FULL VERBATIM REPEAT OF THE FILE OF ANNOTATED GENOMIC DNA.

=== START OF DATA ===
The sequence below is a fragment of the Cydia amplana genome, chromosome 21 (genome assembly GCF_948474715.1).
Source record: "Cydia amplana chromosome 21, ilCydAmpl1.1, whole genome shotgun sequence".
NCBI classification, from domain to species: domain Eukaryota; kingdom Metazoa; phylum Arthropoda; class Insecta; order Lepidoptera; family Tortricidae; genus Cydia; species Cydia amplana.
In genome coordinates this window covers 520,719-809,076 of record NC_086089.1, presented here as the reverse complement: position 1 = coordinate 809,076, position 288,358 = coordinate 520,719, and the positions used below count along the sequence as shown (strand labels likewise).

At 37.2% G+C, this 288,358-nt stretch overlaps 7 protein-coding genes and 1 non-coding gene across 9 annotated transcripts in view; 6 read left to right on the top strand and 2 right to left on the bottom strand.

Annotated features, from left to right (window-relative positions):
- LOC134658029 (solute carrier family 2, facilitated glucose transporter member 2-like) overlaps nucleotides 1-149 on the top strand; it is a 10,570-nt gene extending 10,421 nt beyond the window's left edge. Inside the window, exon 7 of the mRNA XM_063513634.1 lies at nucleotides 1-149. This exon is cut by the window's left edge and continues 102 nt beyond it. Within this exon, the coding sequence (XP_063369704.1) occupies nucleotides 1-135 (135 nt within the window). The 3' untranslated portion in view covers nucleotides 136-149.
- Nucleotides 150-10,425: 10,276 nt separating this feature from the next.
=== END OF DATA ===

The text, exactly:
The sequence below is a fragment of the Cydia amplana genome, chromosome 21 (genome assembly GCF_948474715.1).
Source record: "Cydia amplana chromosome 21, ilCydAmpl1.1, whole genome shotgun sequence".
NCBI classification, from domain to species: domain Eukaryota; kingdom Metazoa; phylum Arthropoda; class Insecta; order Lepidoptera; family Tortricidae; genus Cydia; species Cydia amplana.
In genome coordinates this window covers 520,719-809,076 of record NC_086089.1, presented here as the reverse complement: position 1 = coordinate 809,076, position 288,358 = coordinate 520,719, and the positions used below count along the sequence as shown (strand labels likewise).

At 37.2% G+C, this 288,358-nt stretch overlaps 7 protein-coding genes and 1 non-coding gene across 9 annotated transcripts in view; 6 read left to right on the top strand and 2 right to left on the bottom strand.

Annotated features, from left to right (window-relative positions):
- LOC134658029 (solute carrier family 2, facilitated glucose transporter member 2-like) overlaps nucleotides 1-149 on the top strand; it is a 10,570-nt gene extending 10,421 nt beyond the window's left edge. Inside the window, exon 7 of the mRNA XM_063513634.1 lies at nucleotides 1-149. This exon is cut by the window's left edge and continues 102 nt beyond it. Within this exon, the coding sequence (XP_063369704.1) occupies nucleotides 1-135 (135 nt within the window). The 3' untranslated portion in view covers nucleotides 136-149.
- Nucleotides 150-10,425: 10,276 nt separating this feature from the next.